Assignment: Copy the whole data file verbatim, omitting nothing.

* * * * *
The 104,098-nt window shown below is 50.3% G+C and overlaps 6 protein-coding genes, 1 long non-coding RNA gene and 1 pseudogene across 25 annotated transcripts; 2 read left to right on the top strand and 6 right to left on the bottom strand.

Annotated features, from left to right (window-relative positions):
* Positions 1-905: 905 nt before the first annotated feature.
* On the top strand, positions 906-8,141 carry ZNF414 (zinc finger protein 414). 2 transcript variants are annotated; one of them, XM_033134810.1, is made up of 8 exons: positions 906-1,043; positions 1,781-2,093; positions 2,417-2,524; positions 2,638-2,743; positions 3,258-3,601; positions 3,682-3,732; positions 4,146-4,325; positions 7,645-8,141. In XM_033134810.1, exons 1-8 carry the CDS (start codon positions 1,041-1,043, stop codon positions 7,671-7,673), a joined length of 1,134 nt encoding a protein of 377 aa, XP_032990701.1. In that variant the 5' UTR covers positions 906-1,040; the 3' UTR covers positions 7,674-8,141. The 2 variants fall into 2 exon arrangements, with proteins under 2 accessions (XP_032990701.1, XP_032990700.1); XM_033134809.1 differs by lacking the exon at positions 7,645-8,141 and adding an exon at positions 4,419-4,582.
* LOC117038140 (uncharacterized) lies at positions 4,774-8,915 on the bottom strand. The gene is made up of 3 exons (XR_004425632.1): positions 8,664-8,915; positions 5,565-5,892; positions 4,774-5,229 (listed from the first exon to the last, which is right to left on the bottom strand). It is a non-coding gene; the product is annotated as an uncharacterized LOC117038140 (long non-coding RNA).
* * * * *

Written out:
The 104,098-nt window shown below is 50.3% G+C and overlaps 6 protein-coding genes, 1 long non-coding RNA gene and 1 pseudogene across 25 annotated transcripts; 2 read left to right on the top strand and 6 right to left on the bottom strand.

Annotated features, from left to right (window-relative positions):
* Positions 1-905: 905 nt before the first annotated feature.
* On the top strand, positions 906-8,141 carry ZNF414 (zinc finger protein 414). 2 transcript variants are annotated; one of them, XM_033134810.1, is made up of 8 exons: positions 906-1,043; positions 1,781-2,093; positions 2,417-2,524; positions 2,638-2,743; positions 3,258-3,601; positions 3,682-3,732; positions 4,146-4,325; positions 7,645-8,141. In XM_033134810.1, exons 1-8 carry the CDS (start codon positions 1,041-1,043, stop codon positions 7,671-7,673), a joined length of 1,134 nt encoding a protein of 377 aa, XP_032990701.1. In that variant the 5' UTR covers positions 906-1,040; the 3' UTR covers positions 7,674-8,141. The 2 variants fall into 2 exon arrangements, with proteins under 2 accessions (XP_032990701.1, XP_032990700.1); XM_033134809.1 differs by lacking the exon at positions 7,645-8,141 and adding an exon at positions 4,419-4,582.
* LOC117038140 (uncharacterized) lies at positions 4,774-8,915 on the bottom strand. The gene is made up of 3 exons (XR_004425632.1): positions 8,664-8,915; positions 5,565-5,892; positions 4,774-5,229 (listed from the first exon to the last, which is right to left on the bottom strand). It is a non-coding gene; the product is annotated as an uncharacterized LOC117038140 (long non-coding RNA).